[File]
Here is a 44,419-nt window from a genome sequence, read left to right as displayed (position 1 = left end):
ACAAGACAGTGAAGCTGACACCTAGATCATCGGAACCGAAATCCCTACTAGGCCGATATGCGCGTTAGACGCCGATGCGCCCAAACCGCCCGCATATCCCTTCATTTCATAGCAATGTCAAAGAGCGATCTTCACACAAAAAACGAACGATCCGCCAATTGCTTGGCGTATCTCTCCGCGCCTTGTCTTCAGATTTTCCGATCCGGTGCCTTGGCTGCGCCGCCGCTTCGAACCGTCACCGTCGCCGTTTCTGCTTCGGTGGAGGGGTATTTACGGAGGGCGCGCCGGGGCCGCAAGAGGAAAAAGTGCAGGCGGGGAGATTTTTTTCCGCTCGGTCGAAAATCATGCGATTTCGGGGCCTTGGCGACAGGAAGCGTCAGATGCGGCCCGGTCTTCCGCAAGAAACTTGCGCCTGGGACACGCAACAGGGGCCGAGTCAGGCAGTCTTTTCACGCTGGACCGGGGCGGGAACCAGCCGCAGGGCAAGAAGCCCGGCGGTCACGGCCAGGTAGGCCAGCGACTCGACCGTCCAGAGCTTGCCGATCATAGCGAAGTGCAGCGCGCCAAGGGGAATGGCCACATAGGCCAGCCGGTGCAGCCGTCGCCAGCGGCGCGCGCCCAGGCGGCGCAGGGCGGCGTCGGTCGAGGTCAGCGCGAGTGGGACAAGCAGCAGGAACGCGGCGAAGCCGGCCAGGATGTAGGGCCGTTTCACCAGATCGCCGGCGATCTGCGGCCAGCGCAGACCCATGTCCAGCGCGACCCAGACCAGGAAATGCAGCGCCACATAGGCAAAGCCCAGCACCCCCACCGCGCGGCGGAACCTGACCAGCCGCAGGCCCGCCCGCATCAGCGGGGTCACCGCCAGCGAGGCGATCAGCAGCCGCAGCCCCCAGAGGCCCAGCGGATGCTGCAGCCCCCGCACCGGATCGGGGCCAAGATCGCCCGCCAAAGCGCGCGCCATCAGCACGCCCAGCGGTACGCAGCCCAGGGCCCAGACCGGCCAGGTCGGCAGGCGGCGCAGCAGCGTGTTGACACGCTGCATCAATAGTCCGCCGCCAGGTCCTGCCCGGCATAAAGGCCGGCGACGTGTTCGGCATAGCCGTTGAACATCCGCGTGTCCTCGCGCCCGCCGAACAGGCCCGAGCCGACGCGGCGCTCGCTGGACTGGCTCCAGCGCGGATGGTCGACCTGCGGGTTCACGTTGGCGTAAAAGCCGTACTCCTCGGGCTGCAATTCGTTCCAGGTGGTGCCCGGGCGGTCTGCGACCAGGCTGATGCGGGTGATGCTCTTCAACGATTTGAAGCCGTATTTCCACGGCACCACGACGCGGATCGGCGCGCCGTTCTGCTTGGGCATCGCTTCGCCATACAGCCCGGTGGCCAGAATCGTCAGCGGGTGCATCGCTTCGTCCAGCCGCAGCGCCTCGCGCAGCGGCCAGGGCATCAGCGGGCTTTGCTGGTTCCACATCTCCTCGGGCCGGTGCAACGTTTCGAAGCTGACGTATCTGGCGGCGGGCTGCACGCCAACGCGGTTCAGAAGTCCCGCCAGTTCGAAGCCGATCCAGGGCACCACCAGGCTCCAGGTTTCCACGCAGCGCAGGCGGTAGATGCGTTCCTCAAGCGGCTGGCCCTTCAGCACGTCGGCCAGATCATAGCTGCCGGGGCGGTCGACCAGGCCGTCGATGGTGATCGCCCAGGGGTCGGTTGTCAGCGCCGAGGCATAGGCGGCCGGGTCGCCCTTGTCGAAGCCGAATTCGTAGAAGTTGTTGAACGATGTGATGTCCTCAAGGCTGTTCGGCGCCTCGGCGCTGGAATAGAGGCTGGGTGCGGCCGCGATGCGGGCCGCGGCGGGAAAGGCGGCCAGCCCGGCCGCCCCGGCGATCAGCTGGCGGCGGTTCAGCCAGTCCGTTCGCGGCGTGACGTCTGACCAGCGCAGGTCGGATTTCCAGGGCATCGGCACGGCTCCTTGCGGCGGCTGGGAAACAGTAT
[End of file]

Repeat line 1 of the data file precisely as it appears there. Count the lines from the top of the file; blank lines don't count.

Here is a 44,419-nt window from a genome sequence, read left to right as displayed (position 1 = left end):